119. Holy Wednesday evening Matins and Anointing, and Holy Thursday Divine Liturgy

Holy Wednesday evening Matins and Holy Unction

For most of our history the Holy Wednesday night service was Matins/Orthros alone, which continues the Holy Week narrative. However, beginning a few hundred years ago in Greek and Antiochian churches, Matins began to be replaced by Holy Unction. The Anointing was used as part of the preparation for Pascha Communion. In those days the Holy Eucharist was received rarely, for many only at Pascha, and there was extensive preparation – strict fasting all week, Confession and Holy Unction. This is still true in some places.

However, today Communions are far more frequent, and Holy Unction is also used much more often for healing as it was originally intended. Still the Holy Wedneday Anointing remains popular. I know Greek churches especially are full to overflowing. Liturgical scholars now recommend that we do both Matins and Anointing services tonight, so I’ll comment on both of them. 

Please remember to read the Gospel readings before you read these articles.

Matins Gospel: Luke 22:1-39

There is so much to cover in these next days that in the readings we “anticipate” – and it is already Holy Thursday evening.

Jesus and the disciples are in the upper room at the house of John Mark’s mother – perhaps the Mark who wrote the Gospel. Imagine having the Last Supper, the risen Lord’s Pascha night appearance and the descent of the Holy Spirit in your house!

Matthew, Mark and Luke all say this was the Passover meal. John says it was the night before the Passover – a mystery which has never been resolved.

In Luke Jesus says: “I have earnestly desired to eat this Passover with you before I suffer….I shall not eat it again till it is fulfilled in the Kingdom of God… I will not drink the fruit of the vine again till the Kingdom of God comes.” A pall must have fallen over the meal which is usually a celebration. 

At the appointed time during the meal Jesus took the unleavened bread, and added the puzzling words “This is my Body given for you.” And at the end: “This is my Blood shed for you.”

What could this mean? Some Christians have given complex answers. Here is my own understanding, for what it’s worth. I think it is very simple: Our bodies are where we are; we act through our bodies. The eternal unseen Christ had taken on a human Body born of Mary where his followers could locate him, be with him. The next day that Body would die. He would rise again in that Body and then take it into heaven, yet promising he would be “with us to the end of the age”. So now this bread “is my Body”; this is where you will find me, locate me, be with me “to the end of the age”. Blood gives power, strength for the human body. “This is my Blood”, my power, my strength for you.

“This is my Body given for you…, my Blood shed for you.” In the Holy Eucharist Christ pours into us all he accomplished through his life-giving Passion, Death and Resurrection.

“Do this in remembrance of me”. The Greek is “in anamnesis/ανάμνηση” of me “. Our English translation, “in remembrance of me” is extremely inadequate. It sounds as if all we’re doing is bringing him to mind. But “Anamnesis” in the New Testament means a literal re-calling, calling again. “Do this to call me back among you”. This is what we do at every Divine Liturgy: “Blessed is he who comes in the name of the Lord.”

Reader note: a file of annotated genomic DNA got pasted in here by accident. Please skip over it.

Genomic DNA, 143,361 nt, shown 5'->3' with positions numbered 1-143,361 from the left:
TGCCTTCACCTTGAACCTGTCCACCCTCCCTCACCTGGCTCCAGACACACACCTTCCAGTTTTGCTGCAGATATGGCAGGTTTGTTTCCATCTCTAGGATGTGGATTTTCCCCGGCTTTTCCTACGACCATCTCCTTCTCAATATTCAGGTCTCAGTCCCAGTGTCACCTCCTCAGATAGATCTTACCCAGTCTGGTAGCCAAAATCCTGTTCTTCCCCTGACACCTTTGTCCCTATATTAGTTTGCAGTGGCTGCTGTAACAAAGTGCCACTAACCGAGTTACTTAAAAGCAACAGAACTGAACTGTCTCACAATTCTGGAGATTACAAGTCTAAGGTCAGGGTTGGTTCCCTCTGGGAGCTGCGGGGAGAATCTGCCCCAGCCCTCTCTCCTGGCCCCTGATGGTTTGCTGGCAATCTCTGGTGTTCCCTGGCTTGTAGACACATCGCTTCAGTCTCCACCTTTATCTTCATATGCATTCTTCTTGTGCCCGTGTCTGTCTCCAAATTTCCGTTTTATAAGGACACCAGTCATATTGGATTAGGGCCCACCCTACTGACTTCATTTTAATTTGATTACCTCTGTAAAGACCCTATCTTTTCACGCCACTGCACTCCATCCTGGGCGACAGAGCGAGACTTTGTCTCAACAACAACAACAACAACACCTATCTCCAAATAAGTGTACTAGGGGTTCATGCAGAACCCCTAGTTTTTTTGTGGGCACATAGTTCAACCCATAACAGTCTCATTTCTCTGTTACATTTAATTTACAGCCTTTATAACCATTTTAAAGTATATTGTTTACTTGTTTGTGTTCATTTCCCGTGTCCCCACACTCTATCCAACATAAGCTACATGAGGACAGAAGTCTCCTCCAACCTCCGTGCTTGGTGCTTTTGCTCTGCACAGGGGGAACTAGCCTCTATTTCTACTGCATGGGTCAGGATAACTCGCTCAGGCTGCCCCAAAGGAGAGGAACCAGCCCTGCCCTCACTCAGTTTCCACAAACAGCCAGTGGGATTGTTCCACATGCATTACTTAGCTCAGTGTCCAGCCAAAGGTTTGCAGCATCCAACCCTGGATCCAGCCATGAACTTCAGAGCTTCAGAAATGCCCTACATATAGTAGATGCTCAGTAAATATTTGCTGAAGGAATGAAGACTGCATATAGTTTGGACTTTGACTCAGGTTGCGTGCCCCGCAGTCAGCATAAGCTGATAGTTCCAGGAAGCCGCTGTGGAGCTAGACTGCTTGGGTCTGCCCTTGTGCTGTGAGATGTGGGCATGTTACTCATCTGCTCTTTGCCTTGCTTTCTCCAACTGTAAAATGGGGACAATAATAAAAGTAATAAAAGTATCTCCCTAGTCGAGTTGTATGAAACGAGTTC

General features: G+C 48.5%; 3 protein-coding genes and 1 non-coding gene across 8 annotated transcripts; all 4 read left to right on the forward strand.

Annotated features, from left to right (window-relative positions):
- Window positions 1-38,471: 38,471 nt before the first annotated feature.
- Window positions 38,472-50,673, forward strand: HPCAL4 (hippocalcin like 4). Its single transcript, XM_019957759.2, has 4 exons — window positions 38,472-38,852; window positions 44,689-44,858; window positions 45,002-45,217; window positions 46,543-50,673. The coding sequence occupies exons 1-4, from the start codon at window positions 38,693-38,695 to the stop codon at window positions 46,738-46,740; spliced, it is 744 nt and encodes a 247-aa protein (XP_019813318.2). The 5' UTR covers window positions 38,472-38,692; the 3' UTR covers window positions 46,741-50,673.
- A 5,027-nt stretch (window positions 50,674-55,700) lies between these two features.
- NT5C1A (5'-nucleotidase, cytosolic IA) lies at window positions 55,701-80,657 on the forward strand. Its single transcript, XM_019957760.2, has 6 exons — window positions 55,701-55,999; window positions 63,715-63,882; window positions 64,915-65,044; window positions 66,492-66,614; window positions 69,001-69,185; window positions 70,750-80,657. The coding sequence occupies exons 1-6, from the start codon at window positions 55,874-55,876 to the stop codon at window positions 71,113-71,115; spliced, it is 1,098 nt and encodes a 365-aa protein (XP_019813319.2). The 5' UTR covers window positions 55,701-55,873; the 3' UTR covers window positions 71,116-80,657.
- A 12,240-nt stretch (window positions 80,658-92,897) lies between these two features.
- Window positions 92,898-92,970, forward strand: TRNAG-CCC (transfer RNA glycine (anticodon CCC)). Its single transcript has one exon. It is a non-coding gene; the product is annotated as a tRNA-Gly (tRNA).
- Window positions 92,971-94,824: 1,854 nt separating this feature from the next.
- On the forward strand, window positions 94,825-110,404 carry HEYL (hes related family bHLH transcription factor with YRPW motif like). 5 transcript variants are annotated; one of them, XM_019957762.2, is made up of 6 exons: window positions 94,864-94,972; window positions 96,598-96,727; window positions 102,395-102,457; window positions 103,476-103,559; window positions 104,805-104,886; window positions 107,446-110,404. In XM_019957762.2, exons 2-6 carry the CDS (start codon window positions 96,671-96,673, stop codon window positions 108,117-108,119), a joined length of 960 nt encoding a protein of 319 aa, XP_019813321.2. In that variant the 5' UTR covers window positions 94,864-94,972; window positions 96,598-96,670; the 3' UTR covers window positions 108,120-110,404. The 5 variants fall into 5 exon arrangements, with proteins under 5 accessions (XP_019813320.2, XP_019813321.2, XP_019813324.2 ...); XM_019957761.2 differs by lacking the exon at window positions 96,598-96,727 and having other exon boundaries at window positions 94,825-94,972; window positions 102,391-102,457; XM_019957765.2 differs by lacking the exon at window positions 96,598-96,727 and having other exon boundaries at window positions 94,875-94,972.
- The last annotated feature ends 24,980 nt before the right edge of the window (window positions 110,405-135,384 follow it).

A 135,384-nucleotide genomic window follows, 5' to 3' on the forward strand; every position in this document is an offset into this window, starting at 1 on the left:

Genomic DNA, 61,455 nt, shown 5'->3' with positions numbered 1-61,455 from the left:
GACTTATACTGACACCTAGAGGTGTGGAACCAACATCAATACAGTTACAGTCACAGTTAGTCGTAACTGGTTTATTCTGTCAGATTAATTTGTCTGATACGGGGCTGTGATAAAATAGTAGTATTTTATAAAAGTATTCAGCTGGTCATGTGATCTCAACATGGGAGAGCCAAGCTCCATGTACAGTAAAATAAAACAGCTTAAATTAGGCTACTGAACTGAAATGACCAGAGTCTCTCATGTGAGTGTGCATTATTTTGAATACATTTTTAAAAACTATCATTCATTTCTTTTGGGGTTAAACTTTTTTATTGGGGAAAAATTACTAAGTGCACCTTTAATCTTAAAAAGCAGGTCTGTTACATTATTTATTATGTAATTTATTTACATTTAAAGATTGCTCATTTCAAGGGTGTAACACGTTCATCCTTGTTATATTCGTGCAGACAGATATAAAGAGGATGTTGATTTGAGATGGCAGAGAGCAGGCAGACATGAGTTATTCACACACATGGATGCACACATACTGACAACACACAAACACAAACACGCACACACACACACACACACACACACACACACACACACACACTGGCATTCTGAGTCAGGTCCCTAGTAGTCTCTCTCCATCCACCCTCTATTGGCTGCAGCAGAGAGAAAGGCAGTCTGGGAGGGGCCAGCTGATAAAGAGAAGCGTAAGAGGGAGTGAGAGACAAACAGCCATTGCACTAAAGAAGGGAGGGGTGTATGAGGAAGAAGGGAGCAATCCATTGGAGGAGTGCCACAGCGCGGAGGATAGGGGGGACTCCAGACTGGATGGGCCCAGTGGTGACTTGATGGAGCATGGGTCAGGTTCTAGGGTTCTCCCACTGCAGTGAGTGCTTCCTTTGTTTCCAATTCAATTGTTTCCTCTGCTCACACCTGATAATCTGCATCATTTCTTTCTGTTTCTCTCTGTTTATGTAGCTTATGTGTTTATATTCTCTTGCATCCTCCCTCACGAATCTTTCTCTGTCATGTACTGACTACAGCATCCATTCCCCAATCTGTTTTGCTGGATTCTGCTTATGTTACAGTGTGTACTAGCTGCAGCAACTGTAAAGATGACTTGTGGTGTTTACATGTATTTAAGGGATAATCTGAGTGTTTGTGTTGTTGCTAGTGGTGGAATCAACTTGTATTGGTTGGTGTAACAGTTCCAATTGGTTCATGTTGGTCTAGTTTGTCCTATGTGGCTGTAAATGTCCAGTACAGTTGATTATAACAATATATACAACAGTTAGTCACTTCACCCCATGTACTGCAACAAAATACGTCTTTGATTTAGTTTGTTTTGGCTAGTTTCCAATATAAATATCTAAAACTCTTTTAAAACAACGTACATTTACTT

Christians later would realize that the Church also is the Body of Christ – that he meets us, comes to us, strengthens us in the holy People of God, on earth and on high. As indeed he does in all things, if we have eyes to see, for there is no place where Christ our God is not! But to see that, first we need to recognize, focus on his presence in the Holy Eucharist.

Judas now goes out to betray him. Jesus again tells his apostles how to lead the Church, not by lording it over others but by serving them, leading them, just as he the Lord of all is servant of all and will now lead our way through death into the Resurrection. He promises his Apostles that they will sit with him at his table in his Kingdom on thrones judging the tribes of Israel. Tonight they will fail, but he looks beyond tonight. He knows they will again be faithful.

Simon Peter especially. Simon, Satan is out to get you. “No, Lord, I will go with you to prison and death”, which he did in Rome 35 years later. But not tonight. Peter, before dawn you will deny me three times – and discover how weak you are. (This is something we all need to discover.) Once I sent you all out with nothing, so you would learn to depend on God alone. But now you need provisions, a moneybag, a sword, “for now that which is written about me comes to its conclusion”. He speaks in symbols. The disciples don’t understand: “Look, we have two swords.” Jesus said: “It is enough.”

Enough swords? No. That night Peter would use a sword, and Jesus would forbid it: “He who lives by the sword will die by the sword”. Like all the others, they also do not understand. So now he will show them.